The Prayer of Humble Access was beautifully written by the Anglican reformer Thomas Cranmer. Cranmer had in mind many biblical themes when he wrote this prayer.
First we see that of the Centurion’s faith in Matthew 8:5-13. The Centurion came to Jesus and asked him to heal his servant lying at home paralyzed. Jesus says he will go and heal him. The Centurion strangely enough refuses Jesus saying, “Lord, I am not worthy to have you come under my roof, but only say the word, and my servant will be healed.” This Gentile Centurion understood his proper standing before God as one who is unworthy. He was not a part of God’s people. Yet he also understood Jesus’ merciful character and the authority that Jesus holds over life. From this exchange the servant was healed and Jesus calls this Centurion a faithful member of His Kingdom. The Centurion becomes a model for us for approaching God at his table.
Second is the story of The Faith of the Canaanite Woman in Matthew 15:21-28. She also is a Gentile looking for Jesus to remove demonic forces from her daughter. Jesus will not help her because she is not a Jew, saying
“I was sent only to the lost sheep of the house of Israel.” But she came and knelt before him, saying, “Lord, help me.” And he answered, “It is not right to take the children's bread and throw it to the dogs.” She said, “Yes, Lord, yet even the dogs eat the crumbs that fall from their masters' table.” Then Jesus answered her, “O woman, great is your faith! Be it done for you as you desire.” And her daughter was healed instantly.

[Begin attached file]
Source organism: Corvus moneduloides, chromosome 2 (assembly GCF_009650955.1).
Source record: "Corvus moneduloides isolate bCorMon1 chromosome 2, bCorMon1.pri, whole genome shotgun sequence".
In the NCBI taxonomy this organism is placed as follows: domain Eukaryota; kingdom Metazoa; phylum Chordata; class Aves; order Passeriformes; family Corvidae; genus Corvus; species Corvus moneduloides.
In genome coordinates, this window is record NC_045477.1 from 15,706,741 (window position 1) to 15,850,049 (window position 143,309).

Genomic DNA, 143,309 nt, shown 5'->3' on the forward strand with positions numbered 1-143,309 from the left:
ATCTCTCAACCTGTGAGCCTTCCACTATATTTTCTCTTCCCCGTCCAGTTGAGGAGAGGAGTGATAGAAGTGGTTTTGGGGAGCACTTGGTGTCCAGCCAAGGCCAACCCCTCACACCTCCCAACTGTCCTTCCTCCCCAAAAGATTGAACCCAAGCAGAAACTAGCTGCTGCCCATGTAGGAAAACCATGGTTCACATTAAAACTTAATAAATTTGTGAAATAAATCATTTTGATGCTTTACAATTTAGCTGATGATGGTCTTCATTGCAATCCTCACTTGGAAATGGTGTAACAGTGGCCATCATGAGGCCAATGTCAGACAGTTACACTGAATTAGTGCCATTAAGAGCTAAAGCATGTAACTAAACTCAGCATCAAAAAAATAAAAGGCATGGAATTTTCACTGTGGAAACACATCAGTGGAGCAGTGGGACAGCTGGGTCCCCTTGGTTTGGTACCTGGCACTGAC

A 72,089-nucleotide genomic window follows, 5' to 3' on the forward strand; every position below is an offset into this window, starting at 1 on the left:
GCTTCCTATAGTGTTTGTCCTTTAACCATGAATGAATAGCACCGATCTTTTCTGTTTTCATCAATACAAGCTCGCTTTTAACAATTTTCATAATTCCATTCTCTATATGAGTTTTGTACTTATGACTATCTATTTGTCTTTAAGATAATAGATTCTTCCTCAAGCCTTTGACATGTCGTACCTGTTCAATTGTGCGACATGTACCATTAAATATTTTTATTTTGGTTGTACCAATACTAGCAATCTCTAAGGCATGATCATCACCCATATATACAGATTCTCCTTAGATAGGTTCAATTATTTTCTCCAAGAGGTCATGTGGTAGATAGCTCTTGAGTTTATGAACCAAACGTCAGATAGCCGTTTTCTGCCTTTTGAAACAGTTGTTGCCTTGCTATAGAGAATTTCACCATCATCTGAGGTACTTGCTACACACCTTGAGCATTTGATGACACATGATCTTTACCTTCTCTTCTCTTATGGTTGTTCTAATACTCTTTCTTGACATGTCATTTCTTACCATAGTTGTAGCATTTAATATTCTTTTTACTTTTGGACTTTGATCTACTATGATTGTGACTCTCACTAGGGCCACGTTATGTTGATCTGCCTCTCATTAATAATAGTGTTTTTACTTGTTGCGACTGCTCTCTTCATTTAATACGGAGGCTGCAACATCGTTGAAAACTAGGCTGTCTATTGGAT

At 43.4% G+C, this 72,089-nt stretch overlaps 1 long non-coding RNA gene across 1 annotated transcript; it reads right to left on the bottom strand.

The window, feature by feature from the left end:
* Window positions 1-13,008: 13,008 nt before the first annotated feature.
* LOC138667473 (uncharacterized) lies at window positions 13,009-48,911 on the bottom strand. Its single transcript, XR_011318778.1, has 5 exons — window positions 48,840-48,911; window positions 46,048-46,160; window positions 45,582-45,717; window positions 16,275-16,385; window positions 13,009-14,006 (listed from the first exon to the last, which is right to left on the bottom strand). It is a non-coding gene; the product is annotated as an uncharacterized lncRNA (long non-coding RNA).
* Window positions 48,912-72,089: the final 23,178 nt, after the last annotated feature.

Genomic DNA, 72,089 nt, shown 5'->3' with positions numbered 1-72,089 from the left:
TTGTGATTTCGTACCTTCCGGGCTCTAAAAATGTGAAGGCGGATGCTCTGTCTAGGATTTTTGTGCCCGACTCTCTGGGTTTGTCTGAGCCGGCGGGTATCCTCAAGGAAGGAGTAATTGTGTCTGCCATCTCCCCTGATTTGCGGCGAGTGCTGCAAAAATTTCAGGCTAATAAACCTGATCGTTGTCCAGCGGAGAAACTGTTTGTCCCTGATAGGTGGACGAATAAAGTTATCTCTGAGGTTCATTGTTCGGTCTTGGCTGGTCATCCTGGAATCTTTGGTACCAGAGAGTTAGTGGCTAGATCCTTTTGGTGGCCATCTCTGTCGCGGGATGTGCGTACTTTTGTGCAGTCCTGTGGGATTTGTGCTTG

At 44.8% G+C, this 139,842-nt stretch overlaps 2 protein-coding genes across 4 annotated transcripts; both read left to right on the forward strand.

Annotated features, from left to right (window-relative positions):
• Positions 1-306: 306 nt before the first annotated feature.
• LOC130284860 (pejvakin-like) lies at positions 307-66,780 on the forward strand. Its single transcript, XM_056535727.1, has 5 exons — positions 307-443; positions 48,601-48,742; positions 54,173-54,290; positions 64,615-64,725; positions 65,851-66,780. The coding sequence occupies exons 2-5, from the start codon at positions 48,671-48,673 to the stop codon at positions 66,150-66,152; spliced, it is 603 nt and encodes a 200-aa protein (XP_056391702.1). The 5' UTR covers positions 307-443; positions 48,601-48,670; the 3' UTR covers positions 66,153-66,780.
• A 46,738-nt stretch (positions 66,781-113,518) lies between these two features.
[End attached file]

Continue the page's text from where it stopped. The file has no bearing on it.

Jesus takes seriously the fact that He was only sent to help His people! What he does in these two stories is redefine who His people are. His people are those who come to Him with humble hearts, understanding their need for a savior and believing that Jesus has the power and character to save them. Cranmer takes the story of this woman gathering up the crumbs and re-purposes them in understanding the Eucharist. What crumbs do we gather at the Lord’s table? It is Jesus himself and his most worthy sacrifice. This leads us into the third biblical theme.
A third theme speaks of the Eucharist more directly. In John 6:53-56 Jesus tells his disciples,
“Truly, truly, I say to you, unless you eat the flesh of the Son of Man and drink his blood, you have no life in you. Whoever feeds on my flesh and drinks my blood has eternal life, and I will raise him up on the last day. For my flesh is true food, and my blood is true drink. Whoever feeds on my flesh and drinks my blood abides in me, and I in him.”
Jesus teaches us that we must feed on Him for life. He says that He is the true food and drink. Everything else that you might eat in your life will not lead to real and eternal life. Jesus then gives us a great mystery. In feeding on our Lord in the Eucharist He abides in us and we abide in Him. The abiding of God with man is the true source of eternal life. Jesus dies and yet he lives! If we abide in Him we share in His life. This is the meaning of Cranmer's final line in our prayer for humble access. “that we may evermore dwell in him, and he in us. Amen.”
Prayer of Humble Access
We do not presume to come to this your table, O merciful Lord,
trusting in our own righteousness,
but in your abundant and great mercies.
We are not worthy so much as to gather up
the crumbs under your table;
but you are the same Lord
whose character is always to have mercy.
Grant us, therefore, gracious Lord,
so to eat the flesh of your dear Son Jesus Christ,
and to drink his blood,
that our sinful bodies may be made clean by his body,
and our souls washed through his most precious blood,
and that we may evermore dwell in him, and he in us. Amen.
Holy Trinity Anglican Church
PO Box 81804, San Diego, CA 92138